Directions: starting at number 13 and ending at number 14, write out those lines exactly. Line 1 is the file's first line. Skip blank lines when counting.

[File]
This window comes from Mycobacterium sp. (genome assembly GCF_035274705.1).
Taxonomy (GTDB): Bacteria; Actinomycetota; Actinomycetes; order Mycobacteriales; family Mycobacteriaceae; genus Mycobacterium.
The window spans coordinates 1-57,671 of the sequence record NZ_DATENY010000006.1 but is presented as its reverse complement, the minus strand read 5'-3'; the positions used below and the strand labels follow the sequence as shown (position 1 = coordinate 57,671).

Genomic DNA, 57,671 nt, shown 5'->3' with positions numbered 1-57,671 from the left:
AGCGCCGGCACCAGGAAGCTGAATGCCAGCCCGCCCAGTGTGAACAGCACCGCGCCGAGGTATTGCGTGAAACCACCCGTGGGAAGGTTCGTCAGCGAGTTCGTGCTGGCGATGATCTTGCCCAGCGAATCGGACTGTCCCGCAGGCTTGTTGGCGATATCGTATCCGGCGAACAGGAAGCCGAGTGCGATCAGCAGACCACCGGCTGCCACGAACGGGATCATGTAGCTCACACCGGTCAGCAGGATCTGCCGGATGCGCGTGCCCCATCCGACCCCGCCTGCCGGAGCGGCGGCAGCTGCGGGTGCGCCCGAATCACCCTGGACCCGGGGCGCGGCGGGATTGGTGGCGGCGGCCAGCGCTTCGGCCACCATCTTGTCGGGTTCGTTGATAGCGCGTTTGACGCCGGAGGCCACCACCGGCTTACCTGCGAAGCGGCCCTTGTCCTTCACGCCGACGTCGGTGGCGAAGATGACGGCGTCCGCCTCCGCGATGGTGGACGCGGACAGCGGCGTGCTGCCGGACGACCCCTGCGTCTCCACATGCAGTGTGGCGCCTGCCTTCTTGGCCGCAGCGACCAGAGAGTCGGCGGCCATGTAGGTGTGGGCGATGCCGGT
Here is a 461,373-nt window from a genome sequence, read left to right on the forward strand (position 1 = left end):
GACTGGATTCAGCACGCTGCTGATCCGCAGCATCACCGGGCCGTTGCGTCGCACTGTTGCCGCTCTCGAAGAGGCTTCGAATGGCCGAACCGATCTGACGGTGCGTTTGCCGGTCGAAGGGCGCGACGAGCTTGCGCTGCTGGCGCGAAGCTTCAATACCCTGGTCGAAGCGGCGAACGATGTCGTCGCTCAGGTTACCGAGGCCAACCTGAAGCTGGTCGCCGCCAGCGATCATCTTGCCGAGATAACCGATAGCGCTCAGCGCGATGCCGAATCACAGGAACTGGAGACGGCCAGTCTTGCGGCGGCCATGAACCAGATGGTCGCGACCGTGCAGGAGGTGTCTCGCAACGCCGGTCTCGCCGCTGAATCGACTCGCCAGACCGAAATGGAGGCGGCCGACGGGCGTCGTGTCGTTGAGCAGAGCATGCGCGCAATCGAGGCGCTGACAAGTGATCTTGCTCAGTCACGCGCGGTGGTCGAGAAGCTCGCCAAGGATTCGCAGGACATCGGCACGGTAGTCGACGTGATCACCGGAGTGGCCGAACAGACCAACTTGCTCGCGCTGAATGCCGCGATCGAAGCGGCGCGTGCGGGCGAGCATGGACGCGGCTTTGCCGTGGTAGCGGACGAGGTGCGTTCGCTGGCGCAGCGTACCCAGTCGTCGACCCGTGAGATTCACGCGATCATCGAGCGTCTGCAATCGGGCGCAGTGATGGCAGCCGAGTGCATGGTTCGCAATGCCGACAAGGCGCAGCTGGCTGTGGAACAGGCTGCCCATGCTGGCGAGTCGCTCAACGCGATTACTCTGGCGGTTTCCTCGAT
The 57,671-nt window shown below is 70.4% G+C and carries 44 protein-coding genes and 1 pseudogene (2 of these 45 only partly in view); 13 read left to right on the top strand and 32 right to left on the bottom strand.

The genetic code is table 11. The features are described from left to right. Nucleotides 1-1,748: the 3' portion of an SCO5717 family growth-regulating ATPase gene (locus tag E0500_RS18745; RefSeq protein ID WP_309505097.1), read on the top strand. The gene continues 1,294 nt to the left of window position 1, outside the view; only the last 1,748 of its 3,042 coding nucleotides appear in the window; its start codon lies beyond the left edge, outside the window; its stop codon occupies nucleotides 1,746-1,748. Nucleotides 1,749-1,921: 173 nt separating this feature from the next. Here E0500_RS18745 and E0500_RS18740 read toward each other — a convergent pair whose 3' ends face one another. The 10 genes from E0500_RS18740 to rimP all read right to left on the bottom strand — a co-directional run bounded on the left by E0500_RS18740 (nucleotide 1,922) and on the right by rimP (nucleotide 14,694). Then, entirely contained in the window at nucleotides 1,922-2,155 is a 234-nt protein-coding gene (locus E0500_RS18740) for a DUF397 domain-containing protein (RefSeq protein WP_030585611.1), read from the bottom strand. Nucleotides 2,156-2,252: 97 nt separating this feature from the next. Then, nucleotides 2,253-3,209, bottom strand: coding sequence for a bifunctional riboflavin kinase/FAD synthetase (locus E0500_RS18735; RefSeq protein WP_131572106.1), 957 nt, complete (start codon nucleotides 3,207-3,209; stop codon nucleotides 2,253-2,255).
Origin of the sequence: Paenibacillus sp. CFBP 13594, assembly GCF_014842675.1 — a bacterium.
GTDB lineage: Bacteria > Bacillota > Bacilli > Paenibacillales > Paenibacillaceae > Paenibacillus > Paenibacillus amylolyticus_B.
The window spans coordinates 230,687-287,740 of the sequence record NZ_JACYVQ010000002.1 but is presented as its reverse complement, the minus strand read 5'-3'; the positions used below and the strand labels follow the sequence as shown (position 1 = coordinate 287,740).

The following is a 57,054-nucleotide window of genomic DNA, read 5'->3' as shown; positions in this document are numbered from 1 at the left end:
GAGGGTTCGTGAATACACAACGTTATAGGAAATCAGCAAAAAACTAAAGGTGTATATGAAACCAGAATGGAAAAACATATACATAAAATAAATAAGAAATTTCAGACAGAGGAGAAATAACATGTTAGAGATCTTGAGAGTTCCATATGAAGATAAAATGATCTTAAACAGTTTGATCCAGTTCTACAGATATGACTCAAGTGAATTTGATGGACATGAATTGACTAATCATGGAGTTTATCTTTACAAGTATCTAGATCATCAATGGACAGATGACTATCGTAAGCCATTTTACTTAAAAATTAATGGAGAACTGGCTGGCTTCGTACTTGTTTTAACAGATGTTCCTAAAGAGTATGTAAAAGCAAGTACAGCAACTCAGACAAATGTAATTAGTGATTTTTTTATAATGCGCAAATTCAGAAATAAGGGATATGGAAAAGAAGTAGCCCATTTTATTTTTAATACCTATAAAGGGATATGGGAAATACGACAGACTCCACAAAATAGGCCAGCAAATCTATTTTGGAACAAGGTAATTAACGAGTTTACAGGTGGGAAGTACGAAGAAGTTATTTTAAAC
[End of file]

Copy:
The following is a 57,054-nucleotide window of genomic DNA, read 5'->3' as shown; positions in this document are numbered from 1 at the left end:
GAGGGTTCGTGAATACACAACGTTATAGGAAATCAGCAAAAAACTAAAGGTGTATATGAAACCAGAATGGAAAAACATATACATAAAATAAATAAGAAATTTCAGACAGAGGAGAAATAACATGTTAGAGATCTTGAGAGTTCCATATGAAGATAAAATGATCTTAAACAGTTTGATCCAGTTCTACAGATATGACTCAAGTGAATTTGATGGACATGAATTGACTAATCATGGAGTTTATCTTTACAAGTATCTAGATCATCAATGGACAGATGACTATCGTAAGCCATTTTACTTAAAAATTAATGGAGAACTGGCTGGCTTCGTACTTGTTTTAACAGATGTTCCTAAAGAGTATGTAAAAGCAAGTACAGCAACTCAGACAAATGTAATTAGTGATTTTTTTATAATGCGCAAATTCAGAAATAAGGGATATGGAAAAGAAGTAGCCCATTTTATTTTTAATACCTATAAAGGGATATGGGAAATACGACAGACTCCACAAAATAGGCCAGCAAATCTATTTTGGAACAAGGTAATTAACGAGTTTACAGGTGGGAAGTACGAAGAAGTTATTTTAAAC